The 1800s were of course a time of blatant racism, and many authors reflected that by depicting fictional characters of color in horribly stereotyped ways. Or they omitted those characters entirely, as if the world was populated by whites only.
Now that George Zimmerman has been charged in Trayvon Martin's death, I am wondering what's next. I'm not talking about the next steps in the judicial process, I want to know what's next when it comes to America's relationship with race.
This time, we're looking at Kinyarwanda, a new drama in which director Alrick Brown uses a fractured timeline and mutable genres to portray how the Rwandan genocide of 1994 looked to those trapped in its madness.
How do we encourage young people at home and abroad, in South Africa and now those young people heavily invested in the as yet unsettled Arab Spring, to "keep on keepin' on," as the footsoldiers of the Civil Rights Movement used to pledge?
April is National Minority Health Month, a time to raise awareness about the well-documented health disparities that continue to affect racial and ethnic minorities, as well as highlight how the Affordable Care Act is reducing those disparities.
The new federal measurements are not official yet and they are not perfect, but they are a start. We are on our way to capturing student success, in terms of graduation rates, in a more complete and fair manner.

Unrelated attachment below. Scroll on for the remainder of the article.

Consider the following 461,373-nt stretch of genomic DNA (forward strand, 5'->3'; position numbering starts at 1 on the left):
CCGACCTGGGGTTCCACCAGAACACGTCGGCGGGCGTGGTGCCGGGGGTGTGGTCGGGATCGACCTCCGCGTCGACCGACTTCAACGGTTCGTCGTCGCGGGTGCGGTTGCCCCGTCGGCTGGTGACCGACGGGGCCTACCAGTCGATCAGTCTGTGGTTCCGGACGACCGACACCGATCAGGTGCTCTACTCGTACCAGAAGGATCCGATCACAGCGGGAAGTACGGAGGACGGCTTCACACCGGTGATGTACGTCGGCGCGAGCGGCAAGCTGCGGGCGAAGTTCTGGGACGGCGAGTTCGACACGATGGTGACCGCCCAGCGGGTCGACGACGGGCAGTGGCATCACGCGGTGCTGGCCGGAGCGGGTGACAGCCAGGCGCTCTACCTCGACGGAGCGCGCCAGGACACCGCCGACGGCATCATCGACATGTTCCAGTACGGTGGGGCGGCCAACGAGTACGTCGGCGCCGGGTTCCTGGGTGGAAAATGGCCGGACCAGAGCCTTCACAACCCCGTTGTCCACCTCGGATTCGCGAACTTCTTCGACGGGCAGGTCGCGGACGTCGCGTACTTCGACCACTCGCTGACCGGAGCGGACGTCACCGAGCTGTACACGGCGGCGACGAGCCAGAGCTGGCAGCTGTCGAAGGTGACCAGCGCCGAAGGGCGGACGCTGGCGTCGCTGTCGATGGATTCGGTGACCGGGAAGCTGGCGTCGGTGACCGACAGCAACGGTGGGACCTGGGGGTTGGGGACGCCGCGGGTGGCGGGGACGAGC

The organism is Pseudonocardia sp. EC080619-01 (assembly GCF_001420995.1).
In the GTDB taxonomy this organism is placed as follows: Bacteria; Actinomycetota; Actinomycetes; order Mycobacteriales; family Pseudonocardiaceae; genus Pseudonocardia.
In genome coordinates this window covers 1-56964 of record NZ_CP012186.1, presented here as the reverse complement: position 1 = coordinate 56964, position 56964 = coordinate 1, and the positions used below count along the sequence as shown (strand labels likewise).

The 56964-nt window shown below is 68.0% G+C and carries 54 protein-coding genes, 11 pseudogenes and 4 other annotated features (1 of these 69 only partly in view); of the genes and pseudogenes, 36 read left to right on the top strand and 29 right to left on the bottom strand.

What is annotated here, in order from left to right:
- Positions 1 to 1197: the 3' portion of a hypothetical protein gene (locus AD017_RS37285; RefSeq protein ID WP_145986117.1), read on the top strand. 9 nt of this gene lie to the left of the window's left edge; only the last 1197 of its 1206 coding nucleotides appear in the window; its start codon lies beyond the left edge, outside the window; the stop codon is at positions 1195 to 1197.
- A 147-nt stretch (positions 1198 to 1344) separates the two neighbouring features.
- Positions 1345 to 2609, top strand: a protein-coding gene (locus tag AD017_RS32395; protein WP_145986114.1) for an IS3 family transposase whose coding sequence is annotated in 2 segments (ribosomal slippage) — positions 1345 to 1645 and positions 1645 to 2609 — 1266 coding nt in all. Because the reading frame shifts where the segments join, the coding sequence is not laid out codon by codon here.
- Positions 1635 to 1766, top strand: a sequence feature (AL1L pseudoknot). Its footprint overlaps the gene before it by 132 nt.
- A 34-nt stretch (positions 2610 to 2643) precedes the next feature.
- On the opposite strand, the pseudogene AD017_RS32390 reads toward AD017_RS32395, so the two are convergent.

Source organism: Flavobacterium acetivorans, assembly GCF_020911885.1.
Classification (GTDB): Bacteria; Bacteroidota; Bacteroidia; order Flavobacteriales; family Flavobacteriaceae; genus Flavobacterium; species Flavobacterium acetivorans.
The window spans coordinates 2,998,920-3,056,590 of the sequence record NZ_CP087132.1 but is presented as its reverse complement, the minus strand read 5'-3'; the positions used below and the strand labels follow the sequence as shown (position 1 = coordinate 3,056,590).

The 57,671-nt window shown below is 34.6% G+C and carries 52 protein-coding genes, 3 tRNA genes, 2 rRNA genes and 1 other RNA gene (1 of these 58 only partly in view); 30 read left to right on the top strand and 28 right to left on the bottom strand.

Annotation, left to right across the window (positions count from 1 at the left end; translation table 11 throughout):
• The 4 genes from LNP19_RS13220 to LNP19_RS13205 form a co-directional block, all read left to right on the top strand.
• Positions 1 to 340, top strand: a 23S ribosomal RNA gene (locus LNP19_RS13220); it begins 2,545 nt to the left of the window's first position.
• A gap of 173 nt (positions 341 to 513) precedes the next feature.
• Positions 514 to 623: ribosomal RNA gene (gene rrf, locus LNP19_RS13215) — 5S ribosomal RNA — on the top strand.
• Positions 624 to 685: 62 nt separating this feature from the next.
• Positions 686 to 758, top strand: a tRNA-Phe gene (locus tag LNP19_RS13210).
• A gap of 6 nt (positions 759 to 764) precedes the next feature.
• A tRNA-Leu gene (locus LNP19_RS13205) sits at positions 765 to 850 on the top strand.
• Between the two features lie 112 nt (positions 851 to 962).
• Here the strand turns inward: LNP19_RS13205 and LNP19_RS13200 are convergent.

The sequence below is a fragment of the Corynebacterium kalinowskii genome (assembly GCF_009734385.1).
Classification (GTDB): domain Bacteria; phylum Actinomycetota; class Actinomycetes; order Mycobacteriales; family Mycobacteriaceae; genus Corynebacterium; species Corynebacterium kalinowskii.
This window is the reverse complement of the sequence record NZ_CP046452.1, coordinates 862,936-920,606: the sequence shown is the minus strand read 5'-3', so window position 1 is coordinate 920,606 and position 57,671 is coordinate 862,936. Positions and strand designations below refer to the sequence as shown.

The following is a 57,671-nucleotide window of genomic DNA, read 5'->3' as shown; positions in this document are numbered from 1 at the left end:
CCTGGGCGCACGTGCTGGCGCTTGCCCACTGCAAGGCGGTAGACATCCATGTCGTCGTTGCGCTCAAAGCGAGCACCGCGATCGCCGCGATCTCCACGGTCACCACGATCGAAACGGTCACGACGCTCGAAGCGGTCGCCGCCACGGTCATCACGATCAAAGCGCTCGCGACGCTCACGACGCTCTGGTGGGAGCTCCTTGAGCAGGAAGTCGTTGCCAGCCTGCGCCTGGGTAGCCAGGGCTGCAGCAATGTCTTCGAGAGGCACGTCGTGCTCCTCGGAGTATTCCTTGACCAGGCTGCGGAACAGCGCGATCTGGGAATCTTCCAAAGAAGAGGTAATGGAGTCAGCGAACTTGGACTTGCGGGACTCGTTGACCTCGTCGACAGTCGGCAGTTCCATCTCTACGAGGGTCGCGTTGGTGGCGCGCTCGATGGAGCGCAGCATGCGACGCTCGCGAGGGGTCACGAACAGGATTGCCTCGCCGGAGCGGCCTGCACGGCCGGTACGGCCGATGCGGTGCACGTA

The struggle to make sure a quality education is available to every child -- and not just a privilege for a few -- is the unfinished and critical business before the nation for it will determine America's future place on the global stage in a rapidly changing competitive world.
If the only justice Trayvon Martin's family can receive is the street kind, then the image of justice in America will have been greatly tarnished. Justice in our country is supposed to be delivered at the end of a legal trial from a jury of one's peers, not at the end of a vigilante's gun.
There comes a point for many black Americans when the "isolated incidents" are no longer those, but symptoms of deeper expressions and manifestations of racism. The killing of Trayvon Martin comes as yet another "isolated incident."
If we don't prepare all of our children today to be the leaders of tomorrow, our entire economy will suffer. We cannot be indifferent to those held back most by the painful inequality in our country; if we are, it will be the downfall of this great nation.
Now we must choose: We will decide if Trayvon Martin's death is a moment, or becomes the spark for a movement. We can't bring him back. But we can make his voice louder in death than it could be in his short life.
Over the last decade, blacks experienced the largest decline in employer-sponsored health insurance coverage. If President Obama's Affordable Care Act is revoked, blacks and all other groups will find it increasingly difficult to obtain health insurance.
I am scared. It is not a new fear, but one that has never gone away, and is heightened as I look at my three beautiful boys. These precious ones, for whom my husband and I have lovingly and willingly sacrificed much.
In a recent article in the Murfreesboro Pulse shock jock and local conservative talk radio personality Phil Valentine ignorantly discussed the issue of the racist headline that showed up on ESPN about Jeremy Lin, a basketball player for the New York Knicks.